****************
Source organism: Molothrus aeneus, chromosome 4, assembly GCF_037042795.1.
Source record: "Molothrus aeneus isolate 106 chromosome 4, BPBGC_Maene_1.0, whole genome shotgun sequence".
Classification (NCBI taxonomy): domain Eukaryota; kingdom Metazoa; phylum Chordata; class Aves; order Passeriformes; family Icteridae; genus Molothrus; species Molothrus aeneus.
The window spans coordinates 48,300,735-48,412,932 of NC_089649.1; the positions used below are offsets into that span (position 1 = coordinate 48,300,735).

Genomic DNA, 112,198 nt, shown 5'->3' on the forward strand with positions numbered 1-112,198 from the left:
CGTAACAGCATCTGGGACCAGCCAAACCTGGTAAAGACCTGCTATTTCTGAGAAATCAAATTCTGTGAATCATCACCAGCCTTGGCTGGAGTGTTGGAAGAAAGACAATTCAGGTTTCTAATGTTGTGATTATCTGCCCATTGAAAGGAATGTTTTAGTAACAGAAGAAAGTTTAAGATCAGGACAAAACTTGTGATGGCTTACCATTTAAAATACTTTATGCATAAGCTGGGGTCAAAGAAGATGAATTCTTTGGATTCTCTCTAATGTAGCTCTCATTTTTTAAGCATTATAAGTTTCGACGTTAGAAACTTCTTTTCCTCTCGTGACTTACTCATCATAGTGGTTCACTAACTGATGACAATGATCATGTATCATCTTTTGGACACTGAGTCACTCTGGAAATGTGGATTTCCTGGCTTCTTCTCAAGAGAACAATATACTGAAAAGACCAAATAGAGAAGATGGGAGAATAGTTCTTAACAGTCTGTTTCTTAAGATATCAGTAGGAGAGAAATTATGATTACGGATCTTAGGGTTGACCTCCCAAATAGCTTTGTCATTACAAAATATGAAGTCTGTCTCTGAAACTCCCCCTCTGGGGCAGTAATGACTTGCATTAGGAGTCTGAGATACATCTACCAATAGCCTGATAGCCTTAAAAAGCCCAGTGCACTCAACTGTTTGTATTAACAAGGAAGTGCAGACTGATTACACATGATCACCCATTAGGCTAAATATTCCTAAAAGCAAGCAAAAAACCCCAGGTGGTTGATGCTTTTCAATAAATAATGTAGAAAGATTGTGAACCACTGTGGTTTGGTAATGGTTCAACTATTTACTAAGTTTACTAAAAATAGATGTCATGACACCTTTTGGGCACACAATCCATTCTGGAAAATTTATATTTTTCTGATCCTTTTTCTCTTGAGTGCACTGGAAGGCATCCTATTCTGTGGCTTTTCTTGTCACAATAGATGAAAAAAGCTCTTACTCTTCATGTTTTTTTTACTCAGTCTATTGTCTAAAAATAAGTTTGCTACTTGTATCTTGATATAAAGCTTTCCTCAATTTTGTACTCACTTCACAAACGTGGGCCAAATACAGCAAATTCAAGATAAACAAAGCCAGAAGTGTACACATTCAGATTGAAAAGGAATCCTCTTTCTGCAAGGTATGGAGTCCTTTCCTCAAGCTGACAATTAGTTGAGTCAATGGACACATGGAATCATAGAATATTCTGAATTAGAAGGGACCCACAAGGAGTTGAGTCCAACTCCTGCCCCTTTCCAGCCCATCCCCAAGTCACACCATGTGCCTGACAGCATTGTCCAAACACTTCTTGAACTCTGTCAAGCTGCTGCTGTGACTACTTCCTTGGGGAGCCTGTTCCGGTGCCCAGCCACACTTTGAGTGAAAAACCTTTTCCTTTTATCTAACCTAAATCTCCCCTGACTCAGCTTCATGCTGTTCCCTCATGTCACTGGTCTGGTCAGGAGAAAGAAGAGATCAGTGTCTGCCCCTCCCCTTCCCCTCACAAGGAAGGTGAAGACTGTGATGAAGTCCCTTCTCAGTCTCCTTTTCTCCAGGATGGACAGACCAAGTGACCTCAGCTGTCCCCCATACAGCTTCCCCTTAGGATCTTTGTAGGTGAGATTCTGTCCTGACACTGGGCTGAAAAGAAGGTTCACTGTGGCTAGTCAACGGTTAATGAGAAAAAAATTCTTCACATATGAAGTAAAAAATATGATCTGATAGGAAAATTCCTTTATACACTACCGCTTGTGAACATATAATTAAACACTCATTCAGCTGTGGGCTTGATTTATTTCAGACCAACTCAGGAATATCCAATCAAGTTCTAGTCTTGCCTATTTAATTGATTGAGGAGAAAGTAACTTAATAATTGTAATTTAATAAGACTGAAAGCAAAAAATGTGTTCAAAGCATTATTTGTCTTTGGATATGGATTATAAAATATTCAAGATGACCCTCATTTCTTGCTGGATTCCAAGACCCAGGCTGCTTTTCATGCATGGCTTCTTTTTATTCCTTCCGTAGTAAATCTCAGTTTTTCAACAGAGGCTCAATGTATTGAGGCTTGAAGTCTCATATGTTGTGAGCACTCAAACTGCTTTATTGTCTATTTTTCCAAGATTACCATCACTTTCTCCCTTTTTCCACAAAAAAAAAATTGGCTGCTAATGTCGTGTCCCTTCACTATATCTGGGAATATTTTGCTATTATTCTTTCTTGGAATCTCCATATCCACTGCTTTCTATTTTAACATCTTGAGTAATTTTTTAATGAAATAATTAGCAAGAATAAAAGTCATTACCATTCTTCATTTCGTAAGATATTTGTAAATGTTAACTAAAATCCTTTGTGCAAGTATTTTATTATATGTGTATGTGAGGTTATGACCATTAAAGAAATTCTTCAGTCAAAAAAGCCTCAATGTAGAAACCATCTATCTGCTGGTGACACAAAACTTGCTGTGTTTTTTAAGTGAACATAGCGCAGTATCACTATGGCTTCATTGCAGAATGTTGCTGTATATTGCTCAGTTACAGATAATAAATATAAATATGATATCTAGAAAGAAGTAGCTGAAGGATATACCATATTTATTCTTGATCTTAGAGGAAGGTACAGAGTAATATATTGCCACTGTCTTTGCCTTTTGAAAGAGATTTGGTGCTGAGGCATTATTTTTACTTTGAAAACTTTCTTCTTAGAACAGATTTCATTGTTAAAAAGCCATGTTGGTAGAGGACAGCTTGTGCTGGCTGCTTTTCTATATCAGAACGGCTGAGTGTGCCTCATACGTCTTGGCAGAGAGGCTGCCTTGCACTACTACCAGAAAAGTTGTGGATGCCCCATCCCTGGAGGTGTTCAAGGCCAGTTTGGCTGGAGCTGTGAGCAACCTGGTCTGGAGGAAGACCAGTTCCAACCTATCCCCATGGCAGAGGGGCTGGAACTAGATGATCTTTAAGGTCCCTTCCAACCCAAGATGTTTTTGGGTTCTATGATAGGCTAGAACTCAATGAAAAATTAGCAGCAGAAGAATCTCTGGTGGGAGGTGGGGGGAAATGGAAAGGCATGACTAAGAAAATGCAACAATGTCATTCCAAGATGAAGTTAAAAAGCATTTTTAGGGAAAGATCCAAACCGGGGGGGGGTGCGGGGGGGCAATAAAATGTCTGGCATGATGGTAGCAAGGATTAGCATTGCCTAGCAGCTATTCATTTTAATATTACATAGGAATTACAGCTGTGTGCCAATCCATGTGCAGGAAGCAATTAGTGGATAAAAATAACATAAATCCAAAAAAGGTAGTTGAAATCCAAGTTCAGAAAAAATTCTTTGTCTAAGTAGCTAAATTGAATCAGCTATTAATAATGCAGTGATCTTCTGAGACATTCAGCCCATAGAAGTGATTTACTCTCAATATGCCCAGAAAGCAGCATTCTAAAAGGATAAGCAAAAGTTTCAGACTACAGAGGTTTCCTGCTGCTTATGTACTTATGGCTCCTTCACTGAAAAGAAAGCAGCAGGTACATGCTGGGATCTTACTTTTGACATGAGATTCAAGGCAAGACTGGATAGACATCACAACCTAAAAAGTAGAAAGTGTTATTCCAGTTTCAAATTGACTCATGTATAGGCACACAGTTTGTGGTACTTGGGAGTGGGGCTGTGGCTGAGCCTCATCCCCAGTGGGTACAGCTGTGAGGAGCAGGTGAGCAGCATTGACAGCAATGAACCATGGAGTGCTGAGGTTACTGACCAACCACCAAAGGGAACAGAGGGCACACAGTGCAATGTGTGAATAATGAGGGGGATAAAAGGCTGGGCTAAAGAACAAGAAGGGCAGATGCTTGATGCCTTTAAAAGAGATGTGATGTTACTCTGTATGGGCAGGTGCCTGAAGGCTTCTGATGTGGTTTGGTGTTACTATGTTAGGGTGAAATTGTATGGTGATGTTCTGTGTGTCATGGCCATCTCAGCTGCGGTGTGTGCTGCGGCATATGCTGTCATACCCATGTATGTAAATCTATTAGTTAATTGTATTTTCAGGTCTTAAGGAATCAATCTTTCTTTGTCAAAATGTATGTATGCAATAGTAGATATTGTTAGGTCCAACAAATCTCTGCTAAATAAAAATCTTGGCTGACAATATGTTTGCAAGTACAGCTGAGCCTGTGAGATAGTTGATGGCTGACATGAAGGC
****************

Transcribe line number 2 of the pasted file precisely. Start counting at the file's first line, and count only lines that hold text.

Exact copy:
Source record: "Molothrus aeneus isolate 106 chromosome 4, BPBGC_Maene_1.0, whole genome shotgun sequence".